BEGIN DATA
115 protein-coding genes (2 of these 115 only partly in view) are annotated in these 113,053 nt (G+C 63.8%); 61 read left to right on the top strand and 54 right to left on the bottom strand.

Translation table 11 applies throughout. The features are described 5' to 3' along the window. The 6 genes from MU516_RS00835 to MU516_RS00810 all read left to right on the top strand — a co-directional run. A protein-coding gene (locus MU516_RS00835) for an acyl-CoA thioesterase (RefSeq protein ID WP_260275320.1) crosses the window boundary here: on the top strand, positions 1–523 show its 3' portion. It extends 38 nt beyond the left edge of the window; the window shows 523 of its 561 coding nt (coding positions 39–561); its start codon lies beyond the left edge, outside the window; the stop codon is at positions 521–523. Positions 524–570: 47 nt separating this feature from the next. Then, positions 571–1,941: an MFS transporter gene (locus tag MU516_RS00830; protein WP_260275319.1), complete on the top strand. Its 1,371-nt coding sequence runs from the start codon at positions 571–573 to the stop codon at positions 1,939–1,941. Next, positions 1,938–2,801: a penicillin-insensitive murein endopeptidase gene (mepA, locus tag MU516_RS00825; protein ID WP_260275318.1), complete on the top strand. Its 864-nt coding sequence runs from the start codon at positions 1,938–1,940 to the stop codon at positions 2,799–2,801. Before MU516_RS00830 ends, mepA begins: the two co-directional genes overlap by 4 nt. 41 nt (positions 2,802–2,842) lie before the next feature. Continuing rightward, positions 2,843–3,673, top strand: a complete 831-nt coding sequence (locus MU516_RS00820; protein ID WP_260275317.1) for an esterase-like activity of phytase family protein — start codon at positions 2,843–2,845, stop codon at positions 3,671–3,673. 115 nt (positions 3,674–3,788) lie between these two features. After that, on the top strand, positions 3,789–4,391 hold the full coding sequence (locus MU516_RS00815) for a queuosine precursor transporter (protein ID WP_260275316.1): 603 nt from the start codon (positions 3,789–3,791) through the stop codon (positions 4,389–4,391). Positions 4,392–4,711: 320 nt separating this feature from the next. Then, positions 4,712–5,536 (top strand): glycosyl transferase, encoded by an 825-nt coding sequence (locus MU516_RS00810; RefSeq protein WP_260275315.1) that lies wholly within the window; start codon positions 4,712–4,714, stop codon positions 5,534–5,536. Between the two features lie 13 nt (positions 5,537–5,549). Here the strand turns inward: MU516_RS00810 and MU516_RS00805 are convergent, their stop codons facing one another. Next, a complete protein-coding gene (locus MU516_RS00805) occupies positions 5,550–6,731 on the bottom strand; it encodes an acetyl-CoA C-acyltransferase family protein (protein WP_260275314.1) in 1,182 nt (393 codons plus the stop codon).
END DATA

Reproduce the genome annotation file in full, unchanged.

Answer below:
115 protein-coding genes (2 of these 115 only partly in view) are annotated in these 113,053 nt (G+C 63.8%); 61 read left to right on the top strand and 54 right to left on the bottom strand.

Translation table 11 applies throughout. The features are described 5' to 3' along the window. The 6 genes from MU516_RS00835 to MU516_RS00810 all read left to right on the top strand — a co-directional run. A protein-coding gene (locus MU516_RS00835) for an acyl-CoA thioesterase (RefSeq protein ID WP_260275320.1) crosses the window boundary here: on the top strand, positions 1–523 show its 3' portion. It extends 38 nt beyond the left edge of the window; the window shows 523 of its 561 coding nt (coding positions 39–561); its start codon lies beyond the left edge, outside the window; the stop codon is at positions 521–523. Positions 524–570: 47 nt separating this feature from the next. Then, positions 571–1,941: an MFS transporter gene (locus tag MU516_RS00830; protein WP_260275319.1), complete on the top strand. Its 1,371-nt coding sequence runs from the start codon at positions 571–573 to the stop codon at positions 1,939–1,941. Next, positions 1,938–2,801: a penicillin-insensitive murein endopeptidase gene (mepA, locus tag MU516_RS00825; protein ID WP_260275318.1), complete on the top strand. Its 864-nt coding sequence runs from the start codon at positions 1,938–1,940 to the stop codon at positions 2,799–2,801. Before MU516_RS00830 ends, mepA begins: the two co-directional genes overlap by 4 nt. 41 nt (positions 2,802–2,842) lie before the next feature. Continuing rightward, positions 2,843–3,673, top strand: a complete 831-nt coding sequence (locus MU516_RS00820; protein ID WP_260275317.1) for an esterase-like activity of phytase family protein — start codon at positions 2,843–2,845, stop codon at positions 3,671–3,673. 115 nt (positions 3,674–3,788) lie between these two features. After that, on the top strand, positions 3,789–4,391 hold the full coding sequence (locus MU516_RS00815) for a queuosine precursor transporter (protein ID WP_260275316.1): 603 nt from the start codon (positions 3,789–3,791) through the stop codon (positions 4,389–4,391). Positions 4,392–4,711: 320 nt separating this feature from the next. Then, positions 4,712–5,536 (top strand): glycosyl transferase, encoded by an 825-nt coding sequence (locus MU516_RS00810; RefSeq protein WP_260275315.1) that lies wholly within the window; start codon positions 4,712–4,714, stop codon positions 5,534–5,536. Between the two features lie 13 nt (positions 5,537–5,549). Here the strand turns inward: MU516_RS00810 and MU516_RS00805 are convergent, their stop codons facing one another. Next, a complete protein-coding gene (locus MU516_RS00805) occupies positions 5,550–6,731 on the bottom strand; it encodes an acetyl-CoA C-acyltransferase family protein (protein WP_260275314.1) in 1,182 nt (393 codons plus the stop codon).